Notwithstanding the developmental challenges, many companies in the engineering space are working on practical (dare I say easier) solutions that play to the challenges above.
Siemens PLM Software, for example, with its recent launch of Mechatronics Concept Designer, delivers an innovative solution that’ll make it easier for companies in the machinery space to develop, engineer and virtually prototype machinery with elements such as embedded controllers, motors, actuators and more importantly sensors.
SolidWorks, with partners such as Rockwell and National Instruments have also made headway into the affray. Rockwell’s solution in particular focuses on complementing designers using their own range of products.
Although the Siemens product is at an early stage of its evolution, one can imagine future iterations extending its remit to manufacturing, production and test and indeed other vertical disciplines.
All systems go
Dassault Systèmes has made some interesting acquisitions in the recent past to fill out its portfolio of cross-domain applications.
It acquired Dymola a couple of years ago and more recently Geensoft, placing a significant stake in the ground in the complex mechatronics systems technology space, focused primarily on Automotive and Aerospace segments.
Both large and small alike appear to be rallying to the complex systems space. The likes of IBM with its Rational Brand have made it clear that it sees this as an area of significant interest. MSC Software has its Easy5 controls and systems simulation application and LMS (Belgium) has invested recently by adding US-based Emmeskay to its portfolio of systems technologies.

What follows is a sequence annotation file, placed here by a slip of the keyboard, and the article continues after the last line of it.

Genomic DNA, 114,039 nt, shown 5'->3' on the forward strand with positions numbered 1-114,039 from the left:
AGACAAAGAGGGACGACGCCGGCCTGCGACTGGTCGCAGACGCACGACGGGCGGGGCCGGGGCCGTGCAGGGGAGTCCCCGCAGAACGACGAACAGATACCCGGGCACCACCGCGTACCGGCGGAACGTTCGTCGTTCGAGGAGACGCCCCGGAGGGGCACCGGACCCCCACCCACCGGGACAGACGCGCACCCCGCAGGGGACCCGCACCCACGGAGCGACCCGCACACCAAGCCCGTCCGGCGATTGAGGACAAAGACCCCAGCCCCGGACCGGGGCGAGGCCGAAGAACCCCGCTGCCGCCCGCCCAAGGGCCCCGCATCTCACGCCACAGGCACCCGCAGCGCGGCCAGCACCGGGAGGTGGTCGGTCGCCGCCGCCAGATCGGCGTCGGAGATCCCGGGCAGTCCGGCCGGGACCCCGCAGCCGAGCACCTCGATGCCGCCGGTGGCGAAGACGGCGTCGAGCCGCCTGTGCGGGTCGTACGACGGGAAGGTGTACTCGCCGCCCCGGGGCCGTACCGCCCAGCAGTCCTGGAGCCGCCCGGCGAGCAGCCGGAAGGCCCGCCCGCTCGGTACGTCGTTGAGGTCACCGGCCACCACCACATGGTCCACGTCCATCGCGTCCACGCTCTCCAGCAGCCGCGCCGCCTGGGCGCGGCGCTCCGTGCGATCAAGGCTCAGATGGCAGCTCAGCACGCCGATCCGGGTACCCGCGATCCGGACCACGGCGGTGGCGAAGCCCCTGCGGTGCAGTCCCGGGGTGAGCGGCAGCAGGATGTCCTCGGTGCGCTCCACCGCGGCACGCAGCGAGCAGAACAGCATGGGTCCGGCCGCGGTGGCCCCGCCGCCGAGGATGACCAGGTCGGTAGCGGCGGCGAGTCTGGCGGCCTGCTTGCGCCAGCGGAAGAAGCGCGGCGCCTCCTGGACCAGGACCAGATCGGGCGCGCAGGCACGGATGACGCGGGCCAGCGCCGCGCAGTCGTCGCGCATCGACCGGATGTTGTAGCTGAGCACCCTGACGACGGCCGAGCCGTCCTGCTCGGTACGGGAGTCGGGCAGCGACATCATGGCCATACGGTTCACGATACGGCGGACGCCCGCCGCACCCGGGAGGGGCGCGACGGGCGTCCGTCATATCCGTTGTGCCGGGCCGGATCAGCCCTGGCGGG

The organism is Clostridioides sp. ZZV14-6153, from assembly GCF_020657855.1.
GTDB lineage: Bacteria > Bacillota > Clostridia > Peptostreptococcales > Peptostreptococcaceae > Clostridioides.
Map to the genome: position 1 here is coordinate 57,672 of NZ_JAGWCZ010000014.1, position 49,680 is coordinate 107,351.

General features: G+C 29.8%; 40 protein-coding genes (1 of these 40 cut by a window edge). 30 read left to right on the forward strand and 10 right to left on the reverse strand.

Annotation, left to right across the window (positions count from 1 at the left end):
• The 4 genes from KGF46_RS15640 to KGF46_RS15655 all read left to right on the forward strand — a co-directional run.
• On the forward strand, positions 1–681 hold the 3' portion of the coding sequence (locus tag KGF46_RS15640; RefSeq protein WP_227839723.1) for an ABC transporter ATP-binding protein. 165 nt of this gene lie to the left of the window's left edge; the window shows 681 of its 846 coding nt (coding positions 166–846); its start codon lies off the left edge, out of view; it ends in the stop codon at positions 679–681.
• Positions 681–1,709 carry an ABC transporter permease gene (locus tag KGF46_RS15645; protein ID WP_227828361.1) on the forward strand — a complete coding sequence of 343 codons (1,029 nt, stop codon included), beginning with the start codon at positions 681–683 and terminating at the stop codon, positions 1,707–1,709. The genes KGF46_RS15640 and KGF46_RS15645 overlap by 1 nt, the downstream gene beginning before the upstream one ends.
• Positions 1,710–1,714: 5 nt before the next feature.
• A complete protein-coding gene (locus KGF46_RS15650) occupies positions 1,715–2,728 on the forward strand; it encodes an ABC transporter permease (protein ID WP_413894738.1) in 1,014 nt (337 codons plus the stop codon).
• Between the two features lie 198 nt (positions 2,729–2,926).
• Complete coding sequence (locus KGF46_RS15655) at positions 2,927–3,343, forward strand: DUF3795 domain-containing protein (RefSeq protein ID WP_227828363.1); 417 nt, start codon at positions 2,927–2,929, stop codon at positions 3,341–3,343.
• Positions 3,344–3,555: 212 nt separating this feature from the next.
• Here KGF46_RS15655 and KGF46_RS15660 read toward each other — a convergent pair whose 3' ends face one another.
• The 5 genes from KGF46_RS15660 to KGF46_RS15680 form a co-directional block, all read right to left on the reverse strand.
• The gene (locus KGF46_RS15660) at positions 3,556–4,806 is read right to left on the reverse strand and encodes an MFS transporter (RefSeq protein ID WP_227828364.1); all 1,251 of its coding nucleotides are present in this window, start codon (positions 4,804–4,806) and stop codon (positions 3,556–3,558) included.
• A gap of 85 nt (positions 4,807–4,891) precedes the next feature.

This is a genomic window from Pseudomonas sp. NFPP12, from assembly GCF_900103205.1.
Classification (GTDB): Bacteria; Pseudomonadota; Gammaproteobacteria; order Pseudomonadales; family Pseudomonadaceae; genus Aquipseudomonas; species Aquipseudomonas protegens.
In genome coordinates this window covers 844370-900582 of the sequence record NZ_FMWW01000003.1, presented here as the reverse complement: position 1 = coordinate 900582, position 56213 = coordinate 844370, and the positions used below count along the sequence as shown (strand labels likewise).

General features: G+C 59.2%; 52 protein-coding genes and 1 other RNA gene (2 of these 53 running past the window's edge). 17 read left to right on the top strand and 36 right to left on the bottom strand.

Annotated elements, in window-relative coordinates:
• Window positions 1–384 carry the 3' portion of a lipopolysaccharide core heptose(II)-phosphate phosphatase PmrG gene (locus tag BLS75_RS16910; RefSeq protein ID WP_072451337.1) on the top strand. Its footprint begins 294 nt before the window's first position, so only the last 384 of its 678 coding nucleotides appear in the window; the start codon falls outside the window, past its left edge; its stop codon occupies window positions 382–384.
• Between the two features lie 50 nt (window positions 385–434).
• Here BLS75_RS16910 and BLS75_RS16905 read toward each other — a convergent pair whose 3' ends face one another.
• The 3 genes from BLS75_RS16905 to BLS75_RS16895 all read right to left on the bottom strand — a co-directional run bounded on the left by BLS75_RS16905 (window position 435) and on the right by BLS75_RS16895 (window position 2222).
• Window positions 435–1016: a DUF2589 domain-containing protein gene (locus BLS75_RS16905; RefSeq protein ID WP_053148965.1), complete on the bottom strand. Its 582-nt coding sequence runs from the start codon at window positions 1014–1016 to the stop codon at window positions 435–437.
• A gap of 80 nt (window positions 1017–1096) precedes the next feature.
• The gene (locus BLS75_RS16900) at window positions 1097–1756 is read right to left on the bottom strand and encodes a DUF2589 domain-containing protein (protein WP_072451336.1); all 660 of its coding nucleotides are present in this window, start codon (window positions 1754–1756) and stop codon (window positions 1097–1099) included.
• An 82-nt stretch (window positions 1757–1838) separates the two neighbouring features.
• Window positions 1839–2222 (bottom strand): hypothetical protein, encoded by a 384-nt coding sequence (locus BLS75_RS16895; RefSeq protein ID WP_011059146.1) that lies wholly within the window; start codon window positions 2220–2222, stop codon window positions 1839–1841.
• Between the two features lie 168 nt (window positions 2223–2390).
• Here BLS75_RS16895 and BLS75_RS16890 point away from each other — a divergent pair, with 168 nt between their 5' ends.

The company’s past solutions included the AMESim suite for 1D multidomain modelling and simulation.
One company yet to deliver product but nonetheless making waves in this space is DeltaTheta from the UK. Talking to its developers it appears that there are some interesting dimensions yet to be capitalised on in this market.
The interest in systems and integration is driven by many factors. Not the least of these is a desire by companies such as those in the automotive segment to move beyond traditional cost cutting and differentiation programs of recent past.
Although systems technologies and mechatronics are of significant interest to many, the concept and application is yet to make the mainstream. I’m certain that we’ll hear more on the topic spurred no doubt by customer demand, the recent bout of acquisitions and innovative products from amongst the companies noted earlier.
I for one will continue to track this segment – small as it may be (at the moment). What I’m interested in is feedback from users, large and small alike, on their thoughts and desires – feel free to respond by email directly and let me know your thoughts.
If interest is forthcoming I’ll be delighted to follow up on these topics with more detailed analyses in areas that interest the readership.
Allan Behrens is managing director of industry analyst and consultancy firm Taxal. Often occupied on markets, technologies, sales channels and trivia he (sadly) considers himself to be somewhat of a learned authority on gadgets and gizmos.
Allan Behrens has been following this growing technology segment